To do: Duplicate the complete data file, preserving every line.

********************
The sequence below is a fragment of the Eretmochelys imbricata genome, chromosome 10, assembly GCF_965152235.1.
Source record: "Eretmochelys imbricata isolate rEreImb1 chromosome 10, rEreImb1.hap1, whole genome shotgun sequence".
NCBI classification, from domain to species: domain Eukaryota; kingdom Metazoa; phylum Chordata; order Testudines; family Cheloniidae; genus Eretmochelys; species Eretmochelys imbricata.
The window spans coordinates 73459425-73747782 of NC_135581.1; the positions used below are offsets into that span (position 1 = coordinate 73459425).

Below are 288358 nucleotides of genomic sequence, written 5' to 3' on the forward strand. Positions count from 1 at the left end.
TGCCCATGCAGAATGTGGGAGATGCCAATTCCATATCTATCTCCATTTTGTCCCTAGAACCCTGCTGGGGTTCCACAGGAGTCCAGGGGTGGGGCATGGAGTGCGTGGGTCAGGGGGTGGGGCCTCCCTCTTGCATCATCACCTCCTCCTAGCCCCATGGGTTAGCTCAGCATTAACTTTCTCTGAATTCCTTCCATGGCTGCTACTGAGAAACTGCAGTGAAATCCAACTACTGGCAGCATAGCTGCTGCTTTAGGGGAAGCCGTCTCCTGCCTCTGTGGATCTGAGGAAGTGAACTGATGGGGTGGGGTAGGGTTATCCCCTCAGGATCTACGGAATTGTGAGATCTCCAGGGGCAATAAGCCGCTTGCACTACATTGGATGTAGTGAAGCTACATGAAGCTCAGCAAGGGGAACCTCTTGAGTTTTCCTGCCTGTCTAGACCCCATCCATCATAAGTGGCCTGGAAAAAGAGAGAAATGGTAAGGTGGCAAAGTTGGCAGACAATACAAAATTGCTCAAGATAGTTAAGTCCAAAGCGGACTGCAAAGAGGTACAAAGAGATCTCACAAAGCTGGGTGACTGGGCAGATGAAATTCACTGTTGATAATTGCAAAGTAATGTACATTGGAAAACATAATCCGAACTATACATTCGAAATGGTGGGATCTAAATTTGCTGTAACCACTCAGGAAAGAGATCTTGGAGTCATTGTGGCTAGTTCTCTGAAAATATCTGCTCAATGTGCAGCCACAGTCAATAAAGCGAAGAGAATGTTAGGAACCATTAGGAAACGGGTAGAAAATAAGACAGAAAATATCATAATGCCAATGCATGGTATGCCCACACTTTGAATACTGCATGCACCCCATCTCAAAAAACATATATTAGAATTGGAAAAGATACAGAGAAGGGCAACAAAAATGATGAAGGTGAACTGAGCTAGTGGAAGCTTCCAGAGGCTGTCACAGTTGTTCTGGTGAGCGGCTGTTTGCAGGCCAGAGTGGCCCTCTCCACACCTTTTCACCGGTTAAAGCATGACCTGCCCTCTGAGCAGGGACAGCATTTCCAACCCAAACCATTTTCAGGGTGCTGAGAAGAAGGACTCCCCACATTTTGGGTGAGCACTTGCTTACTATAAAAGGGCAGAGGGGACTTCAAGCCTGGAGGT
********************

The sequence below is a fragment of the Eretmochelys imbricata genome, chromosome 10, assembly GCF_965152235.1.
Source record: "Eretmochelys imbricata isolate rEreImb1 chromosome 10, rEreImb1.hap1, whole genome shotgun sequence".
NCBI classification, from domain to species: domain Eukaryota; kingdom Metazoa; phylum Chordata; order Testudines; family Cheloniidae; genus Eretmochelys; species Eretmochelys imbricata.
The window spans coordinates 73459425-73747782 of NC_135581.1; the positions used below are offsets into that span (position 1 = coordinate 73459425).

Below are 288358 nucleotides of genomic sequence, written 5' to 3' on the forward strand. Positions count from 1 at the left end.
TGCCCATGCAGAATGTGGGAGATGCCAATTCCATATCTATCTCCATTTTGTCCCTAGAACCCTGCTGGGGTTCCACAGGAGTCCAGGGGTGGGGCATGGAGTGCGTGGGTCAGGGGGTGGGGCCTCCCTCTTGCATCATCACCTCCTCCTAGCCCCATGGGTTAGCTCAGCATTAACTTTCTCTGAATTCCTTCCATGGCTGCTACTGAGAAACTGCAGTGAAATCCAACTACTGGCAGCATAGCTGCTGCTTTAGGGGAAGCCGTCTCCTGCCTCTGTGGATCTGAGGAAGTGAACTGATGGGGTGGGGTAGGGTTATCCCCTCAGGATCTACGGAATTGTGAGATCTCCAGGGGCAATAAGCCGCTTGCACTACATTGGATGTAGTGAAGCTACATGAAGCTCAGCAAGGGGAACCTCTTGAGTTTTCCTGCCTGTCTAGACCCCATCCATCATAAGTGGCCTGGAAAAAGAGAGAAATGGTAAGGTGGCAAAGTTGGCAGACAATACAAAATTGCTCAAGATAGTTAAGTCCAAAGCGGACTGCAAAGAGGTACAAAGAGATCTCACAAAGCTGGGTGACTGGGCAGATGAAATTCACTGTTGATAATTGCAAAGTAATGTACATTGGAAAACATAATCCGAACTATACATTCGAAATGGTGGGATCTAAATTTGCTGTAACCACTCAGGAAAGAGATCTTGGAGTCATTGTGGCTAGTTCTCTGAAAATATCTGCTCAATGTGCAGCCACAGTCAATAAAGCGAAGAGAATGTTAGGAACCATTAGGAAACGGGTAGAAAATAAGACAGAAAATATCATAATGCCAATGCATGGTATGCCCACACTTTGAATACTGCATGCACCCCATCTCAAAAAACATATATTAGAATTGGAAAAGATACAGAGAAGGGCAACAAAAATGATGAAGGTGAACTGAGCTAGTGGAAGCTTCCAGAGGCTGTCACAGTTGTTCTGGTGAGCGGCTGTTTGCAGGCCAGAGTGGCCCTCTCCACACCTTTTCACCGGTTAAAGCATGACCTGCCCTCTGAGCAGGGACAGCATTTCCAACCCAAACCATTTTCAGGGTGCTGAGAAGAAGGACTCCCCACATTTTGGGTGAGCACTTGCTTACTATAAAAGGGCAGAGGGGACTTCAAGCCTGGAGGT